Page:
I’ve said it elsewhere, but it bears repeating. The team that wins the world series is not always the best team in baseball. In fact, it very rarely is. As shown in that amazing graphic, the team with the best record in baseball has won the world championship just twice since the introduction of the wild card–the 1998 Yankees and the 2007 Red Sox. You have to be good to get to the rodeo, but you have to be some combination of good and lucky to win it. The Yankees teams of the 40s and 50s? They had a full season to punch their ticket to the world series, whereas now teams have to both get to the playoffs, and then win two individual series.
To make this clearer, note that the best teams in baseball win about 60% of the time, and the worst teams win about 40%. If you model that out, it comes out that the best team in baseball will win a best of five series against the worst team in baseball 68% of the time.…
Team wOBA: .318. 24th in MLB, 13th in the AL.
Aside from being pretty bad, the Royals aren’t particularly interesting offensively. They feature a collection of decent batting averages, low OBP’s, and little power. Billy Butler looks like he will develop into a pretty good hitter. He’s only twenty-three years old, and he is second in the league in doubles with an even fifty. He’s also popped twenty-one home runs. There is a lot of reason for Royal fans to expect a further breakout next year. Beyond Butler, catcher Miguel Olivo has somehow hit twenty-three homers and only fourteen doubles, while walking seventeen times. Unusual to say the least. Alberto Callaspo provides good pop for a second basemen, with a .351 wOBA. David Dejesus is about a league average hitter with a .334 mark.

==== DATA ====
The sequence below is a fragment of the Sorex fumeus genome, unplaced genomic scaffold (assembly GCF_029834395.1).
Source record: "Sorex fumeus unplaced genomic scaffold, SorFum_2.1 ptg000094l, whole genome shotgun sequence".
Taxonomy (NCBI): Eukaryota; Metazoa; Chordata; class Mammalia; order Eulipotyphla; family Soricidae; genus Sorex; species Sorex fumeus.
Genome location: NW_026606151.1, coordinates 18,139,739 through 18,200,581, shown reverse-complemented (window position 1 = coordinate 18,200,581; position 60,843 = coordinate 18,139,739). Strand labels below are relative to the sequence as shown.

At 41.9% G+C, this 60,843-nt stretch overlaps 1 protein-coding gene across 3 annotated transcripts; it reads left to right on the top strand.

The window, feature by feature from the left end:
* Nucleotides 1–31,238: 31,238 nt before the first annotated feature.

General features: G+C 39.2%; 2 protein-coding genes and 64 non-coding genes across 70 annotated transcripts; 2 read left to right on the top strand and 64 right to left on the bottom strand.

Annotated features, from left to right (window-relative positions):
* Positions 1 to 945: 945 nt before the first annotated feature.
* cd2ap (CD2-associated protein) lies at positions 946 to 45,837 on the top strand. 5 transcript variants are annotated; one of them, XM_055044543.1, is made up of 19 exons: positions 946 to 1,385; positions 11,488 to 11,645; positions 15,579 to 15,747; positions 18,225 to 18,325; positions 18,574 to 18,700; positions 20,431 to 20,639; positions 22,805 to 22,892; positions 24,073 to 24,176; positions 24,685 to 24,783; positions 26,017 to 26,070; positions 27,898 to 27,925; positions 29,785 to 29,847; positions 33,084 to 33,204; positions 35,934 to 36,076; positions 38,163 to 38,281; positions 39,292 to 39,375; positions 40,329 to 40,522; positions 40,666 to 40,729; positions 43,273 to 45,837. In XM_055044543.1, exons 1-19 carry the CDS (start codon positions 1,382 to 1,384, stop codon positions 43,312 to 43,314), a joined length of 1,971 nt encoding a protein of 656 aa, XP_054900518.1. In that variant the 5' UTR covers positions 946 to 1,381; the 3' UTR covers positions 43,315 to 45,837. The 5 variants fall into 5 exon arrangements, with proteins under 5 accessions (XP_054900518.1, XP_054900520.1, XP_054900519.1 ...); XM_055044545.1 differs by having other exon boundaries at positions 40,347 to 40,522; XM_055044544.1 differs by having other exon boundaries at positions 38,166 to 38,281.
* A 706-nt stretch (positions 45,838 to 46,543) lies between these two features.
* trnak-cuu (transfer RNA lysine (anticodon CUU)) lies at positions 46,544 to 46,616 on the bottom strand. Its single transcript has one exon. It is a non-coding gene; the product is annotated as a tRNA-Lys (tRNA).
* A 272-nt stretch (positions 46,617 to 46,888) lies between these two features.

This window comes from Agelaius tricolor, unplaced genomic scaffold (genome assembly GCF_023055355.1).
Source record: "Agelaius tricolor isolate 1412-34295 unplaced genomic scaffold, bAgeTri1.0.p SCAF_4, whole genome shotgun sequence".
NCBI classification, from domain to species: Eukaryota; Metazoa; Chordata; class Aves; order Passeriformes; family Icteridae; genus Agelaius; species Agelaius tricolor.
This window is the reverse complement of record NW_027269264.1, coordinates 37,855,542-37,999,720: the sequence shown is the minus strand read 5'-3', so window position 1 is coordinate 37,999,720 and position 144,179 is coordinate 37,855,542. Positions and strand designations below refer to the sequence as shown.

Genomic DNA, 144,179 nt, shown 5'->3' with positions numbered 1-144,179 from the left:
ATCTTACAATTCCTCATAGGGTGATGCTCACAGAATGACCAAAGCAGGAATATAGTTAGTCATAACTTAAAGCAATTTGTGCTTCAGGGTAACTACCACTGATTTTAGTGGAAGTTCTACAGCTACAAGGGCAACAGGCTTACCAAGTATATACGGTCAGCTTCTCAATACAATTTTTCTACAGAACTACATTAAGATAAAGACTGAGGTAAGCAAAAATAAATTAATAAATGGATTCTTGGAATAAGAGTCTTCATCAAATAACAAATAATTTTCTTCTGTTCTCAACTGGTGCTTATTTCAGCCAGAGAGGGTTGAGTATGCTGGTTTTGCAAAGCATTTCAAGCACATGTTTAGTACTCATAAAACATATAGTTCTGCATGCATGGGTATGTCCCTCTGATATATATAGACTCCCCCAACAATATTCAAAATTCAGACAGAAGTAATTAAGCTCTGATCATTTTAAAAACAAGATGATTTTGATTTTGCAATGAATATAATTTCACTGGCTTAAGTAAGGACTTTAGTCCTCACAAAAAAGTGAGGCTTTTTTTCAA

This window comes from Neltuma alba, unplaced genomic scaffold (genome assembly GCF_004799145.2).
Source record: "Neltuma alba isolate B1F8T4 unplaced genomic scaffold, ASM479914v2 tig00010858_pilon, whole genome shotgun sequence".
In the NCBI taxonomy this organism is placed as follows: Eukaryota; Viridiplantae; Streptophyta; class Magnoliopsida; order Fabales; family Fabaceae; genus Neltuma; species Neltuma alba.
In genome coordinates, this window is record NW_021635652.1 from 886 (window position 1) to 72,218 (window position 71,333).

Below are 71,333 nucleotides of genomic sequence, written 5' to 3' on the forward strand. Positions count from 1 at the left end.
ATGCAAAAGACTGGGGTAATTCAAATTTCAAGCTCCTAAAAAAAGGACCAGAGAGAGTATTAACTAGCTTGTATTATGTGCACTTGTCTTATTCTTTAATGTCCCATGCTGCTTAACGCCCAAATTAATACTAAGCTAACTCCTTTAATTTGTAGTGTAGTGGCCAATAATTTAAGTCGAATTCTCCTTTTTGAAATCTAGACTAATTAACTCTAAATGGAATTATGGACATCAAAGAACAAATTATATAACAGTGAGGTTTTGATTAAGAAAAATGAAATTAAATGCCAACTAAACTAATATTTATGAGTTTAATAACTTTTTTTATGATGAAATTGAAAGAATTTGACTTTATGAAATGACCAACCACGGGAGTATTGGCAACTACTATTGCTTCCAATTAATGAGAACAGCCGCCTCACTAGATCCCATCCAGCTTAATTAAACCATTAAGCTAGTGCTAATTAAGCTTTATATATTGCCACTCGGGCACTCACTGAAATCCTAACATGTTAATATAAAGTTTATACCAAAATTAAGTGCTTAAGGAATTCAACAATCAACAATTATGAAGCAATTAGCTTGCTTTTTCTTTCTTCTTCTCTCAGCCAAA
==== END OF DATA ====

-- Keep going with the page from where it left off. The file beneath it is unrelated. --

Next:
Team UZR: -40.1. 28th in MLB, 13th in the AL.
Dejesus is having a good year defensively in left. He’s posted a UZR/150 of 16.4, far and away the highest figure on the team.…
Team wOBA: 352. 2nd in MLB and the AL.
The Red Sox feature a line-up even better than the one run out by Los Angeles. Kevin Youkilis and Jason Bay have been among the best hitters in the league, with wOBA’s of .410 and .400 respectively. The depth of their lineup is staggering: Beyond those two, every regular in the lineup with the exception of Alex Gonzalez has a wOBA over .330. Bay leads the team in home runs with thirty-six. David Ortiz is second with ten fewer than Bay. Ortiz had a real tough start to the season, but his power numbers have rebounded as the season has progressed; his slugging percentage has been at least .495 every month since May. Bay, Dustin Pedroia, and Jacoby Ellsbury are the only threats to run. Ellsbury leads the league with sixty-six swipes, and he’s been thrown out just ten times. Pitch from the stretch this time Andy.
Team UZR: -12.1.…
Team wOBA: .346. 3rd in MLB, 3rd in the AL.
The Angels lineup is one of the best in baseball. They can really do it all, and will present match-up problems with several switch hitters and no real ‘outs’ at the back end of the order (unless they insist on giving Gary Mathews at-bats.) They lead the majors in batting average, and at one point in August, every regular was hitting above .300. In addition to that, the Angels are second in all of baseball in steals. Chone Figgins leads the team with fourty-two, but they’re getting healthy contributions from Bobby Abreu (twenty-nine,) Torii Hunter (seventeen,) and Erick Aybar (fourteen.) LA can also play longball. Kendry Morales has done a fantastic job of replacing Mark Teixeira, and he leads the team with thirty homers. Torii Hunter and Juan Rivera also have more than twenty, with Mike Napoli and Vladimir Guerrero not far behind. Abreu and Figgins are tied for the team lead in OBP at .394.…